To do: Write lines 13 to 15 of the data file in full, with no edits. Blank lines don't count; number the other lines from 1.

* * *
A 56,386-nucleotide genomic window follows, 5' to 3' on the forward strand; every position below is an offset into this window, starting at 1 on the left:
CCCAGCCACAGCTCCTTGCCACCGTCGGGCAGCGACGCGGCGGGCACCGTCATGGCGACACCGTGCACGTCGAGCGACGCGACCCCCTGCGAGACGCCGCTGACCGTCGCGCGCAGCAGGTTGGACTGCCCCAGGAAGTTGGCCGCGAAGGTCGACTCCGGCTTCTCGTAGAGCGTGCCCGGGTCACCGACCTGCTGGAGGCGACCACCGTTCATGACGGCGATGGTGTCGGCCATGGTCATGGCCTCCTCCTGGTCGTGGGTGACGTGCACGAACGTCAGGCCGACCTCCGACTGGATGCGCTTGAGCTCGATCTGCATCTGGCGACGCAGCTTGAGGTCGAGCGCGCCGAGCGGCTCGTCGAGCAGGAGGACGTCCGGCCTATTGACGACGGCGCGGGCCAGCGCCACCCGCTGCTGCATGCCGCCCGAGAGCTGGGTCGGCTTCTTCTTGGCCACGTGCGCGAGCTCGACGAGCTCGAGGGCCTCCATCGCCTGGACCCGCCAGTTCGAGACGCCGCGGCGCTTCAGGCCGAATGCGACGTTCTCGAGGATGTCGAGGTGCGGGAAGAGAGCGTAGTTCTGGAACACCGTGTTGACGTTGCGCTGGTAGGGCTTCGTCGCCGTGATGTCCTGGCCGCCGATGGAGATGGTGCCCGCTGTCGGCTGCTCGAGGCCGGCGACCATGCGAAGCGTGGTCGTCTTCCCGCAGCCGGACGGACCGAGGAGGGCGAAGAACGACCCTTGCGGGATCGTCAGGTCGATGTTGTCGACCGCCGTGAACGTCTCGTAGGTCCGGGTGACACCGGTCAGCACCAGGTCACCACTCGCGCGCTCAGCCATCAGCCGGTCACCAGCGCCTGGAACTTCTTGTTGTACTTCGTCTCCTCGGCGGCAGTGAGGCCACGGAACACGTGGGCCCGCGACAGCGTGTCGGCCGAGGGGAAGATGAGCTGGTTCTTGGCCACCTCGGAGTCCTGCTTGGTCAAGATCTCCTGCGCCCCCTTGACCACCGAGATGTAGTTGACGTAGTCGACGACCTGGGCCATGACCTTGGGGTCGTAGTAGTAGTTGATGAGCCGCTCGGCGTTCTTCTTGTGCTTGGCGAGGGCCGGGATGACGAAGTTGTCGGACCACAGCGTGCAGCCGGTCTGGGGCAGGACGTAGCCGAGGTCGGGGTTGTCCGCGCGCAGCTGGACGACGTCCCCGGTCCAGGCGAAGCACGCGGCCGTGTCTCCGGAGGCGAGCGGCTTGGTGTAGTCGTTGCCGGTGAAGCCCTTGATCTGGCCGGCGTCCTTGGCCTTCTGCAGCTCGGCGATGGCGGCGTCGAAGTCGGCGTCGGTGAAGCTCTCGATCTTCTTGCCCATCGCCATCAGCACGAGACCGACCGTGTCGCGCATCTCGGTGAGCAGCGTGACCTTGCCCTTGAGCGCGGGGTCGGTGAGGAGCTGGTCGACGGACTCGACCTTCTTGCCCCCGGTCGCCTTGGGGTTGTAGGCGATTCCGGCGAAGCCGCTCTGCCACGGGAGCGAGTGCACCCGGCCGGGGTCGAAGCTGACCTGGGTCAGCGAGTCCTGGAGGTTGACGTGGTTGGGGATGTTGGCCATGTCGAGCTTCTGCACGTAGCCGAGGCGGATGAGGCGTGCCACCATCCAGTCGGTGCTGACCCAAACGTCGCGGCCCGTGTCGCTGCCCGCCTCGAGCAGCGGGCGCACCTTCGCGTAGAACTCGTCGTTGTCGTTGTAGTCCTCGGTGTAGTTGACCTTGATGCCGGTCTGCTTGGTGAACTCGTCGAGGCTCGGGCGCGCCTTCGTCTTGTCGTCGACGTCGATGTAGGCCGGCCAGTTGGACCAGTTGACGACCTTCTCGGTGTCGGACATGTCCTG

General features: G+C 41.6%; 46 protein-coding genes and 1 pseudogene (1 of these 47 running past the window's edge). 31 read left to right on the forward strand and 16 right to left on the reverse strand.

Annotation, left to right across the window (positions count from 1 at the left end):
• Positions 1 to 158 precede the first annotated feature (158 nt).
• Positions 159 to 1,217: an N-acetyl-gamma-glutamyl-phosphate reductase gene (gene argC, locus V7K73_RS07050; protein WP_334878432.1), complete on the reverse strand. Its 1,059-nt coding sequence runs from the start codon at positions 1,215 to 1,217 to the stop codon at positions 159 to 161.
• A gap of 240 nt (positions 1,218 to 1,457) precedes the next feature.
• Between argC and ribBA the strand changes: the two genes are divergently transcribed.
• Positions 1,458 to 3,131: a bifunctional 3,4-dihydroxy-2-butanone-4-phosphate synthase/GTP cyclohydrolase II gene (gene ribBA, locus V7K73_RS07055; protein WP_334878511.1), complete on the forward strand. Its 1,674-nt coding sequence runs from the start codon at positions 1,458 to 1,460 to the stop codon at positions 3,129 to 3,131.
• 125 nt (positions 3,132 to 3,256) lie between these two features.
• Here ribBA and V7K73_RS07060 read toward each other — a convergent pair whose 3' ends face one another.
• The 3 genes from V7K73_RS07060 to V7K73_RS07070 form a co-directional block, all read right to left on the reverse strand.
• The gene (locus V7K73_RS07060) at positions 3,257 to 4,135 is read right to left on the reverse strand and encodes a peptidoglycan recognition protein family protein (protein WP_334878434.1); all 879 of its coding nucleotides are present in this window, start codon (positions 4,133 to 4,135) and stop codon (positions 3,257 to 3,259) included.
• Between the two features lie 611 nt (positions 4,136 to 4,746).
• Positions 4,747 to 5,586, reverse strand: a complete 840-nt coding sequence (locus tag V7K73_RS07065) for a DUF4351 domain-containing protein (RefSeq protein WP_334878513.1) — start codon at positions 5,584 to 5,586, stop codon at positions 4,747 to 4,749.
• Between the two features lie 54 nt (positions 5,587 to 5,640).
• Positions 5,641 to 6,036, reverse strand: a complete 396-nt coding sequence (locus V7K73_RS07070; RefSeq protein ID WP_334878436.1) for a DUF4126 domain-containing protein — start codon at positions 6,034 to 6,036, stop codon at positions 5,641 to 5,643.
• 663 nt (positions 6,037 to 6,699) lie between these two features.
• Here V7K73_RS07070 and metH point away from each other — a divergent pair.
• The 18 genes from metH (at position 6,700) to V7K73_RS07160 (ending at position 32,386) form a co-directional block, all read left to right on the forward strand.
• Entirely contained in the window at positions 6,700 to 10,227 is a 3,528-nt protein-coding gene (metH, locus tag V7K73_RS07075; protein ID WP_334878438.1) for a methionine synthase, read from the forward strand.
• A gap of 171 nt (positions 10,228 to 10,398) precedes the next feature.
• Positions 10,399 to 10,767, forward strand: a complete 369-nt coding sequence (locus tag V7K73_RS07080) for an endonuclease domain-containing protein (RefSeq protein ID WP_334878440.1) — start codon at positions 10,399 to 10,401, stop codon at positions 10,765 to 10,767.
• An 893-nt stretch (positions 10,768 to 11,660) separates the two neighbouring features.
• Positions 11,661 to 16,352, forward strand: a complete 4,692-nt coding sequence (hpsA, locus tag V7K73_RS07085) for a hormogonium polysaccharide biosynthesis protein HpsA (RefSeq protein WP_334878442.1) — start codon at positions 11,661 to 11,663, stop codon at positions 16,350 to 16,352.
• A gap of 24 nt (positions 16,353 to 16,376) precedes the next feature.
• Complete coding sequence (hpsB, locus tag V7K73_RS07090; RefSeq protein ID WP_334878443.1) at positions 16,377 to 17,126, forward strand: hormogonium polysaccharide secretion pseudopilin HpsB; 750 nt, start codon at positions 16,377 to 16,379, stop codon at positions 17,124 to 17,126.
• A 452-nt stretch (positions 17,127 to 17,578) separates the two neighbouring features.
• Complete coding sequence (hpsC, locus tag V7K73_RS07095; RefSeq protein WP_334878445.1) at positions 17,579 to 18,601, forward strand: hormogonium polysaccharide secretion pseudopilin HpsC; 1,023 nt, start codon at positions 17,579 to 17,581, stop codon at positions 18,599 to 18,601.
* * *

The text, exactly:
• The gene (locus V7K73_RS07060) at positions 3,257 to 4,135 is read right to left on the reverse strand and encodes a peptidoglycan recognition protein family protein (protein WP_334878434.1); all 879 of its coding nucleotides are present in this window, start codon (positions 4,133 to 4,135) and stop codon (positions 3,257 to 3,259) included.
• Between the two features lie 611 nt (positions 4,136 to 4,746).
• Positions 4,747 to 5,586, reverse strand: a complete 840-nt coding sequence (locus tag V7K73_RS07065) for a DUF4351 domain-containing protein (RefSeq protein WP_334878513.1) — start codon at positions 5,584 to 5,586, stop codon at positions 4,747 to 4,749.